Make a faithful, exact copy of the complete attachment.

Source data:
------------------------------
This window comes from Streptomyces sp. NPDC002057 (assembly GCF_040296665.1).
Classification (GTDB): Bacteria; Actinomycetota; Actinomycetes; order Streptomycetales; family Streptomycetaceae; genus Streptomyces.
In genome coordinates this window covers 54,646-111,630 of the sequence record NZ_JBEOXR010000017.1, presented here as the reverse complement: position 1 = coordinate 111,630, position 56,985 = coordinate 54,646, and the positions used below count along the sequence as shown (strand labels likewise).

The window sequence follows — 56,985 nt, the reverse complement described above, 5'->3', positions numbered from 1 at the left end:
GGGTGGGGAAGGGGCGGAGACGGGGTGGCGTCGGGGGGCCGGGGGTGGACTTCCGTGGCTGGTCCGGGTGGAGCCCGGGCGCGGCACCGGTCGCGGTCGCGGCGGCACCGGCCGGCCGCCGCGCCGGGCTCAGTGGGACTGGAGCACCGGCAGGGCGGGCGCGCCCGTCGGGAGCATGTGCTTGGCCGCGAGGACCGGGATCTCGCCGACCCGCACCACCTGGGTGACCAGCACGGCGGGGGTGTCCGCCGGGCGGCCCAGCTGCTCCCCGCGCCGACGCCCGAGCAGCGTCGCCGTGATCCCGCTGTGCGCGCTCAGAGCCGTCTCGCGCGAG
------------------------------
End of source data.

This window comes from Streptomyces sp. NPDC002057 (assembly GCF_040296665.1).
Classification (GTDB): Bacteria; Actinomycetota; Actinomycetes; order Streptomycetales; family Streptomycetaceae; genus Streptomyces.
In genome coordinates this window covers 54,646-111,630 of the sequence record NZ_JBEOXR010000017.1, presented here as the reverse complement: position 1 = coordinate 111,630, position 56,985 = coordinate 54,646, and the positions used below count along the sequence as shown (strand labels likewise).

The window sequence follows — 56,985 nt, the reverse complement described above, 5'->3', positions numbered from 1 at the left end:
GGGTGGGGAAGGGGCGGAGACGGGGTGGCGTCGGGGGGCCGGGGGTGGACTTCCGTGGCTGGTCCGGGTGGAGCCCGGGCGCGGCACCGGTCGCGGTCGCGGCGGCACCGGCCGGCCGCCGCGCCGGGCTCAGTGGGACTGGAGCACCGGCAGGGCGGGCGCGCCCGTCGGGAGCATGTGCTTGGCCGCGAGGACCGGGATCTCGCCGACCCGCACCACCTGGGTGACCAGCACGGCGGGGGTGTCCGCCGGGCGGCCCAGCTGCTCCCCGCGCCGACGCCCGAGCAGCGTCGCCGTGATCCCGCTGTGCGCGCTCAGAGCCGTCTCGCGCGAG